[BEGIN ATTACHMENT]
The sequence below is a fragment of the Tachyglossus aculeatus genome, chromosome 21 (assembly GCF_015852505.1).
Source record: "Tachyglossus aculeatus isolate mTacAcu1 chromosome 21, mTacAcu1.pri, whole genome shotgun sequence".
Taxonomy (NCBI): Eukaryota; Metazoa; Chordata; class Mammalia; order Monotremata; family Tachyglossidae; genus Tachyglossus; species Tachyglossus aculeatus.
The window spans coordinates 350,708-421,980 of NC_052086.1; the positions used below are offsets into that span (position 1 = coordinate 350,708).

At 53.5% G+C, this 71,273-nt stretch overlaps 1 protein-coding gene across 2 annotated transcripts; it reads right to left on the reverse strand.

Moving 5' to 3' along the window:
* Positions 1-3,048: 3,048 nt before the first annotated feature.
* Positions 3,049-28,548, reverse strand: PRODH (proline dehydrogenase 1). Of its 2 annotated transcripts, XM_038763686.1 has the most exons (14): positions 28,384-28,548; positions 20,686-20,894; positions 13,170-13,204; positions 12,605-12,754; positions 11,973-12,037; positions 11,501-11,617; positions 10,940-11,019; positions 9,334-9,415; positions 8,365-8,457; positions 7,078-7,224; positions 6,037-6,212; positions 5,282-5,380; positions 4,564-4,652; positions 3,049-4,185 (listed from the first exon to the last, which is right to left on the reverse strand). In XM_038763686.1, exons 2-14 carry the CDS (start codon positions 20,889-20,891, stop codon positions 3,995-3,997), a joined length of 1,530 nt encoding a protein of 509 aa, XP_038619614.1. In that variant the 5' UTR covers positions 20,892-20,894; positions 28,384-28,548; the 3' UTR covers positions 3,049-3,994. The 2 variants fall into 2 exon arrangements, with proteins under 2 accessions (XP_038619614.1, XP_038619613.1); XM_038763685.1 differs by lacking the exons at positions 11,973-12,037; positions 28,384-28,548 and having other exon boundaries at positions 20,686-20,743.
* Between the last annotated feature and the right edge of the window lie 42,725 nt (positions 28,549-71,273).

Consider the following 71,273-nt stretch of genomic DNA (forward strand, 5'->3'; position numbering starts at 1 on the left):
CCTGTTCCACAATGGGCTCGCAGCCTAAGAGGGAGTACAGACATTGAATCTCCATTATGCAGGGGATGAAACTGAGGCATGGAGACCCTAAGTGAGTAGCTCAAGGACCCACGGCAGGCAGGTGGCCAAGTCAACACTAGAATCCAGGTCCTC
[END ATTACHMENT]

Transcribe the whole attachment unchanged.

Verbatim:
The sequence below is a fragment of the Tachyglossus aculeatus genome, chromosome 21 (assembly GCF_015852505.1).
Source record: "Tachyglossus aculeatus isolate mTacAcu1 chromosome 21, mTacAcu1.pri, whole genome shotgun sequence".
Taxonomy (NCBI): Eukaryota; Metazoa; Chordata; class Mammalia; order Monotremata; family Tachyglossidae; genus Tachyglossus; species Tachyglossus aculeatus.
The window spans coordinates 350,708-421,980 of NC_052086.1; the positions used below are offsets into that span (position 1 = coordinate 350,708).

At 53.5% G+C, this 71,273-nt stretch overlaps 1 protein-coding gene across 2 annotated transcripts; it reads right to left on the reverse strand.

Moving 5' to 3' along the window:
* Positions 1-3,048: 3,048 nt before the first annotated feature.
* Positions 3,049-28,548, reverse strand: PRODH (proline dehydrogenase 1). Of its 2 annotated transcripts, XM_038763686.1 has the most exons (14): positions 28,384-28,548; positions 20,686-20,894; positions 13,170-13,204; positions 12,605-12,754; positions 11,973-12,037; positions 11,501-11,617; positions 10,940-11,019; positions 9,334-9,415; positions 8,365-8,457; positions 7,078-7,224; positions 6,037-6,212; positions 5,282-5,380; positions 4,564-4,652; positions 3,049-4,185 (listed from the first exon to the last, which is right to left on the reverse strand). In XM_038763686.1, exons 2-14 carry the CDS (start codon positions 20,889-20,891, stop codon positions 3,995-3,997), a joined length of 1,530 nt encoding a protein of 509 aa, XP_038619614.1. In that variant the 5' UTR covers positions 20,892-20,894; positions 28,384-28,548; the 3' UTR covers positions 3,049-3,994. The 2 variants fall into 2 exon arrangements, with proteins under 2 accessions (XP_038619614.1, XP_038619613.1); XM_038763685.1 differs by lacking the exons at positions 11,973-12,037; positions 28,384-28,548 and having other exon boundaries at positions 20,686-20,743.
* Between the last annotated feature and the right edge of the window lie 42,725 nt (positions 28,549-71,273).

Consider the following 71,273-nt stretch of genomic DNA (forward strand, 5'->3'; position numbering starts at 1 on the left):
CCTGTTCCACAATGGGCTCGCAGCCTAAGAGGGAGTACAGACATTGAATCTCCATTATGCAGGGGATGAAACTGAGGCATGGAGACCCTAAGTGAGTAGCTCAAGGACCCACGGCAGGCAGGTGGCCAAGTCAACACTAGAATCCAGGTCCTC